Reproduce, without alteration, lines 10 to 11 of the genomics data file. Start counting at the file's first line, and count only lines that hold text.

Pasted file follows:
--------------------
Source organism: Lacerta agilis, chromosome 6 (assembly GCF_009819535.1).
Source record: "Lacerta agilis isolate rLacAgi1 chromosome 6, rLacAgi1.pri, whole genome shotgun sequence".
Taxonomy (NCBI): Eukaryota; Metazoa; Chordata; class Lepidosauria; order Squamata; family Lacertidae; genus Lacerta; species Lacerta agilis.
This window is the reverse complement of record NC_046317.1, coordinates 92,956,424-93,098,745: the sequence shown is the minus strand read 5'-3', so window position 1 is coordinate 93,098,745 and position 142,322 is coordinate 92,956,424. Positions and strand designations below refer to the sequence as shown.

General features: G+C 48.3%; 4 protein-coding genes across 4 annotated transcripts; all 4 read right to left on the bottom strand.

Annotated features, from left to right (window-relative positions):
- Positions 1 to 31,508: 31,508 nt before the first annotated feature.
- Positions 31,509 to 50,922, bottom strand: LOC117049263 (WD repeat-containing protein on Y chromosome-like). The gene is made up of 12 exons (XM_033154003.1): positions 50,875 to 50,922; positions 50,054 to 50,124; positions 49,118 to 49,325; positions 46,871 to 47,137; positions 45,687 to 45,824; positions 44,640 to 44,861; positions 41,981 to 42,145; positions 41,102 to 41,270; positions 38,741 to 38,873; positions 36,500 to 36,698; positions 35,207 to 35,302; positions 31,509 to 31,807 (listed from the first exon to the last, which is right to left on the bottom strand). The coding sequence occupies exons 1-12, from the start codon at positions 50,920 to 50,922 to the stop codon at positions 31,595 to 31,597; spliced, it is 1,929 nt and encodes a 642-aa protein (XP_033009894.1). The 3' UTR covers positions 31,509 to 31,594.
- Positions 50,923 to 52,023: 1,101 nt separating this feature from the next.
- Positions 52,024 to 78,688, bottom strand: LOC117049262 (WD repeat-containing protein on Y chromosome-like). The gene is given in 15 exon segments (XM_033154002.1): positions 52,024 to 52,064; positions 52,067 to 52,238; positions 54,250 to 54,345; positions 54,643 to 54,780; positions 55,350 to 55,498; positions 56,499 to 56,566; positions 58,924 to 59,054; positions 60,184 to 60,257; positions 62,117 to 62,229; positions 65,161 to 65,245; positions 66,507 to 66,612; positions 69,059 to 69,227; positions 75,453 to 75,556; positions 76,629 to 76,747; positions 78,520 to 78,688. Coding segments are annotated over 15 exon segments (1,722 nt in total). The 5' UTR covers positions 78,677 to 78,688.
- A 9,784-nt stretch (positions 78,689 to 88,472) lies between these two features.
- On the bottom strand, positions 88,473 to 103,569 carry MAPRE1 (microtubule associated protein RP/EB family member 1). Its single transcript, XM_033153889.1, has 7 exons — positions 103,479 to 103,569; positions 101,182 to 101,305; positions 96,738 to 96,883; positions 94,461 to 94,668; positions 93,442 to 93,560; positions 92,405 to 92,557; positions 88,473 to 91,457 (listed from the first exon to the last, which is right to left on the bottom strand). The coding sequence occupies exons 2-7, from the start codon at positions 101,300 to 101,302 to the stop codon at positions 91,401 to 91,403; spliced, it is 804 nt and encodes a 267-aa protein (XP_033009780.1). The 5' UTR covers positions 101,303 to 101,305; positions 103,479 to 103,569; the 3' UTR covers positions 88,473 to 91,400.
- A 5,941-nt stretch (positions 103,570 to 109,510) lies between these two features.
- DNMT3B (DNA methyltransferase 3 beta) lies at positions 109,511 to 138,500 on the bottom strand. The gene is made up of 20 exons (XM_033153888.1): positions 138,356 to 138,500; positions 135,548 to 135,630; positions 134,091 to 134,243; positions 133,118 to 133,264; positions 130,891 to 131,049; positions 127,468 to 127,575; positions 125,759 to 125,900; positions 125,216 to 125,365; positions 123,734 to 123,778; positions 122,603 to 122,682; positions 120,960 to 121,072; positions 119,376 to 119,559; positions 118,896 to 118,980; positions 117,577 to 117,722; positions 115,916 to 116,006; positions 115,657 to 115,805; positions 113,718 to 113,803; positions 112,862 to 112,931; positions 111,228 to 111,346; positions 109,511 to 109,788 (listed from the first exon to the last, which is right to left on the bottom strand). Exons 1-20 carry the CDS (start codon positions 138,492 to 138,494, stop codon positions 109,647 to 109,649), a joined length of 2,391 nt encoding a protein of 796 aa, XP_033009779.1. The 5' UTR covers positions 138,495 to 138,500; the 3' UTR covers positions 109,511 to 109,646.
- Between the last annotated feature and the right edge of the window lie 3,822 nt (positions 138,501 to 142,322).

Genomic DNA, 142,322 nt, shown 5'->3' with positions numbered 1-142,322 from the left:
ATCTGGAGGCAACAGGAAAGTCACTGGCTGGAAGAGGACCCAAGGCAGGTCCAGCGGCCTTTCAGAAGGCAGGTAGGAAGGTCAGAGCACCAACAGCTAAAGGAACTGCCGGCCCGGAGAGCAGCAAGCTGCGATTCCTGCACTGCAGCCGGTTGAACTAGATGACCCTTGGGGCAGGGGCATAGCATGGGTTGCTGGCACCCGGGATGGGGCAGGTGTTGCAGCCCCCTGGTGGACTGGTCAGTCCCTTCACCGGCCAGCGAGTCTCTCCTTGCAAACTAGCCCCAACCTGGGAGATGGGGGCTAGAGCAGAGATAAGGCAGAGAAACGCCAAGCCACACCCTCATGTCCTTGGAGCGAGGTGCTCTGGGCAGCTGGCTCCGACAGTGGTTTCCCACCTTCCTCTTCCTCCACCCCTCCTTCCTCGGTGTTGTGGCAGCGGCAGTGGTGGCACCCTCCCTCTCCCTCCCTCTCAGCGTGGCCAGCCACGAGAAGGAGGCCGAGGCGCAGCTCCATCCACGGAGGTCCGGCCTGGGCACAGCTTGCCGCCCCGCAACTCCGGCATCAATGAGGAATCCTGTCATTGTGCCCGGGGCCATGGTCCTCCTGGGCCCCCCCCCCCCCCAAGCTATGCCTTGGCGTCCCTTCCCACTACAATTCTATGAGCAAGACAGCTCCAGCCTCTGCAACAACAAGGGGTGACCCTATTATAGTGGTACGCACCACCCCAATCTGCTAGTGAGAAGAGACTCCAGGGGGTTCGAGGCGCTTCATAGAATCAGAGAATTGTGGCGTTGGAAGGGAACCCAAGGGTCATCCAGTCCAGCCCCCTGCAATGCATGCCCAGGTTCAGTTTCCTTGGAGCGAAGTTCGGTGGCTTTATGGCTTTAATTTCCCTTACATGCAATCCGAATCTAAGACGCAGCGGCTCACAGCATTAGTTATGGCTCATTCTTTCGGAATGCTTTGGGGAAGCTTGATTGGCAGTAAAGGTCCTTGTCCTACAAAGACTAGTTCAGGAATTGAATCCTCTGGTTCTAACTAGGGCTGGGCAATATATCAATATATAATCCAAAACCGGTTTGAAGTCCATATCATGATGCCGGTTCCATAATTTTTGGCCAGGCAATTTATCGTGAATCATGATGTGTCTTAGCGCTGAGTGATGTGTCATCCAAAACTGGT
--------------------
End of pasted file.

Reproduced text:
- Positions 52,024 to 78,688, bottom strand: LOC117049262 (WD repeat-containing protein on Y chromosome-like). The gene is given in 15 exon segments (XM_033154002.1): positions 52,024 to 52,064; positions 52,067 to 52,238; positions 54,250 to 54,345; positions 54,643 to 54,780; positions 55,350 to 55,498; positions 56,499 to 56,566; positions 58,924 to 59,054; positions 60,184 to 60,257; positions 62,117 to 62,229; positions 65,161 to 65,245; positions 66,507 to 66,612; positions 69,059 to 69,227; positions 75,453 to 75,556; positions 76,629 to 76,747; positions 78,520 to 78,688. Coding segments are annotated over 15 exon segments (1,722 nt in total). The 5' UTR covers positions 78,677 to 78,688.
- A 9,784-nt stretch (positions 78,689 to 88,472) lies between these two features.